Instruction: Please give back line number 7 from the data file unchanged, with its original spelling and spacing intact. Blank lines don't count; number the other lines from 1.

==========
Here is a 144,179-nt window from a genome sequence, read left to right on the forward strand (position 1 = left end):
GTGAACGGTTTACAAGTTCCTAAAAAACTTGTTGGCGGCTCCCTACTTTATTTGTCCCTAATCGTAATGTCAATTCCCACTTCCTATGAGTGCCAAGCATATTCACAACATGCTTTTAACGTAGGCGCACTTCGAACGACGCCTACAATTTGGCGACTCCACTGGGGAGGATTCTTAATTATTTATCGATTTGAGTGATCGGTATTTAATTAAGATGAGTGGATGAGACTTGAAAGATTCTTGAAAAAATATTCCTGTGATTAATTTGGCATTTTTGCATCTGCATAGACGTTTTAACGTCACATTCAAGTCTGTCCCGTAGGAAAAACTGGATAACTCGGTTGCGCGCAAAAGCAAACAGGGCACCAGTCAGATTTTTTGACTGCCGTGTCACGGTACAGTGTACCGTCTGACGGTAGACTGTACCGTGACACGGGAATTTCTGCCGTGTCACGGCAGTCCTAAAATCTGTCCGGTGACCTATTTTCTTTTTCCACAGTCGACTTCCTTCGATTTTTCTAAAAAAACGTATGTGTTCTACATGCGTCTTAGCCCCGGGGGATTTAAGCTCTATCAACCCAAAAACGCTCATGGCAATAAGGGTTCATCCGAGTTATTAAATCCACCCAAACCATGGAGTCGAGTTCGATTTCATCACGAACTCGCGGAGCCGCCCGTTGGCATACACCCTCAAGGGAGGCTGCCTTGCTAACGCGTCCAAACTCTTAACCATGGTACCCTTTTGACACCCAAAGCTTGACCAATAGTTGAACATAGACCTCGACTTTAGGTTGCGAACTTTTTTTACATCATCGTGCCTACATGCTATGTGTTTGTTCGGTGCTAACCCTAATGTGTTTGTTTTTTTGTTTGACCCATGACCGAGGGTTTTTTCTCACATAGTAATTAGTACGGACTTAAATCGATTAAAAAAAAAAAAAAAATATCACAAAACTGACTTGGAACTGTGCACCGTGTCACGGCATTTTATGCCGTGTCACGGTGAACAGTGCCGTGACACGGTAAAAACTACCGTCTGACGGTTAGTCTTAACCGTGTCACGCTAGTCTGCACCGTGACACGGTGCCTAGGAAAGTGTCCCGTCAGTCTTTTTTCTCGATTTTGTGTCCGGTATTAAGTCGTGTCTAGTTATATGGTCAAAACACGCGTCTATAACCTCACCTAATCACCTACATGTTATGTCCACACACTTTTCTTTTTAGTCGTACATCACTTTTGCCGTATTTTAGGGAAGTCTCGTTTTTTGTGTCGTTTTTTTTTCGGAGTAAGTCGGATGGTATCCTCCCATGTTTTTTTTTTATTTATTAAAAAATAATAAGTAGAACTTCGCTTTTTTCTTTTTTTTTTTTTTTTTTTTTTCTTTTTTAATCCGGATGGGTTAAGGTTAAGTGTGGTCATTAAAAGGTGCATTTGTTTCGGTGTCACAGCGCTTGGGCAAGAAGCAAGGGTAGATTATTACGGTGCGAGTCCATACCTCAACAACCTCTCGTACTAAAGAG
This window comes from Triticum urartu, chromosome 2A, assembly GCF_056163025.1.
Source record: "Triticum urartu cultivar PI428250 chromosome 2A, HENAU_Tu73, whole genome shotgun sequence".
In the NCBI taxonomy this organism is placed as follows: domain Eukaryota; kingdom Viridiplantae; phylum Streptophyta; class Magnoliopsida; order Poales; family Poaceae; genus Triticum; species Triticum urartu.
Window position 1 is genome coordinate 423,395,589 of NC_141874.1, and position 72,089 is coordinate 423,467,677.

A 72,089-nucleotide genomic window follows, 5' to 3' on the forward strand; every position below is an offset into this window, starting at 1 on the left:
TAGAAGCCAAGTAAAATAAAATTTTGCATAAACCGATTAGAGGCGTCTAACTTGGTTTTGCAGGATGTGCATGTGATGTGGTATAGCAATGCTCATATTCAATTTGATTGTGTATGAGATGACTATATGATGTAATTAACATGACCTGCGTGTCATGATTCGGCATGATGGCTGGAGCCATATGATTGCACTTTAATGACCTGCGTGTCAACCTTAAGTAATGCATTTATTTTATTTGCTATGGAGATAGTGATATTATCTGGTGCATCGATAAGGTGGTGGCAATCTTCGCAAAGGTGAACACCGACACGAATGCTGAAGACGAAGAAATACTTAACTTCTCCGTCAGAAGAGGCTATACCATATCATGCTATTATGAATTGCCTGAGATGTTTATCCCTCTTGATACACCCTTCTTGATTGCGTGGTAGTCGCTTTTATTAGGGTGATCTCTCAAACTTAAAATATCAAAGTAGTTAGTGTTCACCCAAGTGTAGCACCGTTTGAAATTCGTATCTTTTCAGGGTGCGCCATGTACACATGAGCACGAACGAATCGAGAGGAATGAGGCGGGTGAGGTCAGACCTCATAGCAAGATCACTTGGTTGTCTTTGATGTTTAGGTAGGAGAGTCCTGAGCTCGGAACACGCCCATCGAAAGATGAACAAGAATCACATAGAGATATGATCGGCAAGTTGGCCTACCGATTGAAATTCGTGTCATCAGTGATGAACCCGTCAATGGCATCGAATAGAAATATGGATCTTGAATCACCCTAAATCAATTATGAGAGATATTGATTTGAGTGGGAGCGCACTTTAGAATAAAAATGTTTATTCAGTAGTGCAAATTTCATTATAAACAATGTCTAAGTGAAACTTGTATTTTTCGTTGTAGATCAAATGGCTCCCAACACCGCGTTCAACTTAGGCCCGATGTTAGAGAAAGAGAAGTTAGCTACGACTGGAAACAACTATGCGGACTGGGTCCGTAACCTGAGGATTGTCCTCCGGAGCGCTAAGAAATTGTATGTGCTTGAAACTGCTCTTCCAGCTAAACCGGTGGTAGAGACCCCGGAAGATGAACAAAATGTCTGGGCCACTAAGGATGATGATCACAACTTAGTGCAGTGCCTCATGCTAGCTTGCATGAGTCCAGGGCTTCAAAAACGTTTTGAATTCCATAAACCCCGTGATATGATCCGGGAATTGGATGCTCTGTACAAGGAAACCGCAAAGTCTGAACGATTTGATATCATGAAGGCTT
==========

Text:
A 72,089-nucleotide genomic window follows, 5' to 3' on the forward strand; every position below is an offset into this window, starting at 1 on the left: